For some, getting your 6 pack back (or maybe nice abs for the first time ever) after pregnancy may seem like an impossible task. But it can be done! Hopefully you maintained a healthy lifestyle throughout pregnancy and didn’t “eat for two” or gain 50 extra pounds of fat. If you did gain a lot of extra weight, your job of looking good after pregnancy will be much harder, but again, it can be done!
So, what does it take? Five thousand crunches? A crash diet? No! Here are eight simple core exercises to help you get nice abs after pregnancy! Do these exercise in combination with cardio and other strength training moves. This is a mini clip from my (very) rough draft exercise DVD (so don’t pay attention to the poor film quality and mess ups 🙂 Also, my abs aren’t perfect yet, but I’m getting close, and my daughter is only 4 months old 🙂
If your want your pre-pregnancy abs (or body) back, you must commit to consistent daily exercise – period. There is no easy, “8 minutes per day and get a perfect body” fix! Stay motivated, dig deep, find a time everyday when you can get your workout in. For me, my personal workout happens in the morning when it is still dark out. I can get my exercise in before my 4 month old even wakes up. That might be what it takes for you as well. Make it happen!
6 thoughts on “Eight Ways to Get Six Pack Abs After Pregnancy”
I just came across your blog and absolutely love it. I have a question and wasn’t sure where to direct it. You mentionned getting a workout in every day. I always heard not to work the same muscle groups day after day but to have 24 hrs to recoop. The exercise DVD I am currently doing (I am almost in my 3rd trimester) incorporates strength training into a circuit so I get my cardio and strength in that way. It is full body. Would it be bad to do this workout every day? Currently I do it 3 – 4 times a week. I was thinking about adding in some cardio on my “off” days but I’m not sure about what kind. Any advice is appreciated! Thanx 🙂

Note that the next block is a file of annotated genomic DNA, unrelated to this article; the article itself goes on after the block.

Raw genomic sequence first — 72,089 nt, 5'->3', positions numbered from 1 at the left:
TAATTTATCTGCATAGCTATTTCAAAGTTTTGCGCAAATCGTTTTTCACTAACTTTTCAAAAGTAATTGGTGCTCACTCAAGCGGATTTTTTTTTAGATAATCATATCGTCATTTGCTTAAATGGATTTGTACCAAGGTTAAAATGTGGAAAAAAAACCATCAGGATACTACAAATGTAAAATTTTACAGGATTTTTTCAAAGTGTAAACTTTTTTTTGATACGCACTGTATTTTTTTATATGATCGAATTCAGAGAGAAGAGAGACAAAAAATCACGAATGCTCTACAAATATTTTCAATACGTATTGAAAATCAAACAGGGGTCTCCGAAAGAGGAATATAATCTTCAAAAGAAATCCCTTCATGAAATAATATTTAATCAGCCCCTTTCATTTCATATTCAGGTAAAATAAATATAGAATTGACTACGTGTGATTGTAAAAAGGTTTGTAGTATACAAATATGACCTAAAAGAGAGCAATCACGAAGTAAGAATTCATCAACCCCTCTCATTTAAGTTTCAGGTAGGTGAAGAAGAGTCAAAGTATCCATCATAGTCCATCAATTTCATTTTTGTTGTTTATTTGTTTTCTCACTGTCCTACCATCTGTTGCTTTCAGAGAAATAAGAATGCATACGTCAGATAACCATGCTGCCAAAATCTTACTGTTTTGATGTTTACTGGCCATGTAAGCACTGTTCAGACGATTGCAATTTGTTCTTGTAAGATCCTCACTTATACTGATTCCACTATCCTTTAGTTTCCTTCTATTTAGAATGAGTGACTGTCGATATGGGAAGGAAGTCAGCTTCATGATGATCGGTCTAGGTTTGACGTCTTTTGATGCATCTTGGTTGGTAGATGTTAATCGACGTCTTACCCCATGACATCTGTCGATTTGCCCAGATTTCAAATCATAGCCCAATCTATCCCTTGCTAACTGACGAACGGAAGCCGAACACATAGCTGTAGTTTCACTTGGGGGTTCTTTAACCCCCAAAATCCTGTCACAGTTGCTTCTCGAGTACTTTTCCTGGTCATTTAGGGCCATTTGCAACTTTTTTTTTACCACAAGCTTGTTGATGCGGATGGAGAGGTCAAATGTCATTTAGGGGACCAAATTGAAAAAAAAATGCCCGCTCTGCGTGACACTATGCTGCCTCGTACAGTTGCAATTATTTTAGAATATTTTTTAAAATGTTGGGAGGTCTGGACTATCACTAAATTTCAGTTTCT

Hey girl, thanks for checking out my blog, and CONGRATS on being in your third trimester!!!
Great question about working out every day. If you are doing strength training, it is good to give your muscles 24 to 48 hours of rest between workouts. And treat your abs like any other muscle group. Your muscles tear, recover, and strengthen to develop lean muscle. However, in your off days, do a good amount of cardio to burn calories.
I hope your workouts are still going well in your third trimester! I was able to run up until the day I delivered, and staying in shape made all the difference for delivery! I popped Emma out in 10 minutes!
Best of luck, let me know if you have any more questions!
Oh, and in regard to what kind of cardio – walking, running, stairs, elliptical….really anything that helps you get your HR up and burn calories is great! It’s best not to increase your intensity more than what you were doing pre-pregnancy. And be aware of your HR. I typically kept mine at 65 % of my target (220-age x .65). Your doctor will certainly have an opinion on this too, so it’s important to check with him/her.
What do you do for women who have diastasis after pregnancy? Regular crunches usually make it worse. Do you have good exercises you recommend for transverse abdominal muscles that work to help close the diastasis?
Hi Lindsay! Great question! I demonstrate some moves in one of my ab videos that is primarily standing abdominal exercises. One of the most important things when recovering from diastasis recti is to focus on proper form. Suck your belly button in toward your spine at all times. You can stand in place and do a twist down bringing your arms toward your opposite knee (lifting the knee) and work the transverse obliques. Some ladies have diastasis recti so severe that it requires physical therapy before they can recover fully. Best wishes!
Try some of these great exercises out when you are bored or you are watching TV.
My favorite articles are about abs exercises (exercitii pentru abdomen).
Keeping your feet off the bed, twist from side to side,
bending to touch your clasp hands to the bed on your left side, then your right side.